Inner Source in Platform-based Product Engineering

Abstract: Inner source is an approach to collaboration across intra-organizational boundaries for the creation of shared reusable assets. Prior project reports on inner source suggest improved code reuse and better knowledge sharing. Using a multiple-case case study research approach, we analyze the problems that three major software development organizations were facing in their platform-based product engineering efforts. We find that a root cause, the separation of product units as profit centers from a platform organization as a cost center, leads to delayed deliveries, increased defect rates, and redundant software components. All three organizations assume that inner source can help solve these problems. The article analyzes the expectations that these companies were having towards inner source and the problems they were experiencing or expecting in its adoption. Finally, the article presents our conclusions on how these organizations should adapt their existing engineering efforts.

Keywords: Inner source, product line engineering, product engineering, software platforms

Reference: Dirk Riehle, Maximilian Capraro, Lars Horn, Detlef Kips. “Inner Source in Platform-based Product Engineering.” Friedrich-Alexander-Universität Erlangen-Nürnberg, Dept. of Computer Science, Technical Report, CS-2015-02. Erlangen, Germany, 2015.

The paper is available as a local PDF file and also on FAU’s OPUS server.

Best Quotes for Promoting Open Source Developer Career Article

IEEE Computer asked me about some quotes for promoting my recent article on developer careers, to be used on their social media channels. Naturally, I had a field day. A brainstorm ensued. Here are some of the better ones I suggested to them:

The changing career of programmers: Open source to help or hurt?

Ever wondered whether open source makes programmers look good?

And you thought, open source was a communist invention?

If you are a programmer, here’s to that salary increase:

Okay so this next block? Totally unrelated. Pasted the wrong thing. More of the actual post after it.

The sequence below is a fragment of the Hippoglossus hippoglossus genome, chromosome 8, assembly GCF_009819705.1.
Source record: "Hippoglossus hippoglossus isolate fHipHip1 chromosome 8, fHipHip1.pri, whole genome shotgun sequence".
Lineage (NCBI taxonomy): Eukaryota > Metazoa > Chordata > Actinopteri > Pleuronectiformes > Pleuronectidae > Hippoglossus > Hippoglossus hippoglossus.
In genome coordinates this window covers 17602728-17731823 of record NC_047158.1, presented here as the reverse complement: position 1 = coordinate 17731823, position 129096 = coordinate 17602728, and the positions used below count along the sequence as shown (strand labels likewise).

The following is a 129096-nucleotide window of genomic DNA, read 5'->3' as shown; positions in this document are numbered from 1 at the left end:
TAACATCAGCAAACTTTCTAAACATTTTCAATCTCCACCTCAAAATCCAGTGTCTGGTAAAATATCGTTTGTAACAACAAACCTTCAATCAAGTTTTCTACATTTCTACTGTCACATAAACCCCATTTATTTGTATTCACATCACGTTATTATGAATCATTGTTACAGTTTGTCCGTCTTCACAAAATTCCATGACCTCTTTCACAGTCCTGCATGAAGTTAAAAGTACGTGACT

What the world’s best programmers want you to know about open source:

The way to Google is paved with good open source.

As an agile programmer, I code open source, for fun, fame, and profit.

Open source: Helping programmers have a better life since 1998!

Free software: Making open source programmers happy since 1985!


Mike Milinkovich on Open Source Consortia @mmilinkov

Mike Milinkovich’s talk at OSS 2015 on “How the Eclipse Community Works”


  • Trend #1: Software über alles (ref: Software is eating the world)
  • Software is becoming the value-creating differentiator (impl: hardware is getting commoditized faster than software)
  • Trend #2: Quoting Immelt (GE): Every industrial company will become a software company
  • Milinkovich: Then, every company is becoming an open source company; also, software avg unit cost approaches zero
  • Many companies will not be able to pivot fast enough from license sales to new business models; they will fail

    Continue reading

How Open Source is Changing the Software Developer’s Career

Abstract: Software developers with open source project experience acquire verifiable technical expertise, peer-​certified competencies, and positional power—advantages that align with companies’ need to obtain a competitive advantage. Read more…

Keywords: Software developer career, software labor economics, high-tech labor market, open source, inner source

Reference: Dirk Riehle. “How Open Source is Changing the Software Developer’s Career.” IEEE Computer vol. 48, no. 5 (May 2015). Page 51-57.

The paper is available in an unabridged HTML version or as a heavily edited PDF file.

Only Four More Weeks Until OSS 2015!

Only four more weeks until OSS 2015, the 11th international conference on open source systems! Co-located with ICSE 2015, no less. You can expect a program of leading open source research and invited talks from industry and academia that will challenge your thinking! Sign up now through the ICSE registration website.

Favorite Story of Student Entrepreneur Ageism

I teach a course on software product management where I sometimes cross over into startup-land. During a recent class, I showed students a rara-talk by a VC, who was trying to convince them to become entrepreneurs. So I asked the class:

Statistically speaking, a 40-year old entrepreneur is much more likely to succeed than a student entrepreneur. Why is this venture capitalist so eager to get you to become an entrepreneur rather than a more experienced person?

After a bit of back and forth, one student finally said:

Well, if it takes 10 years to grow a startup, a 40 year old entrepreneur may not be be able to stick around for such a long time.

I’ve gotten used to such statements and take them rather stoically. A 40-year old PhD student of mine, however, was rolling on the floor laughing.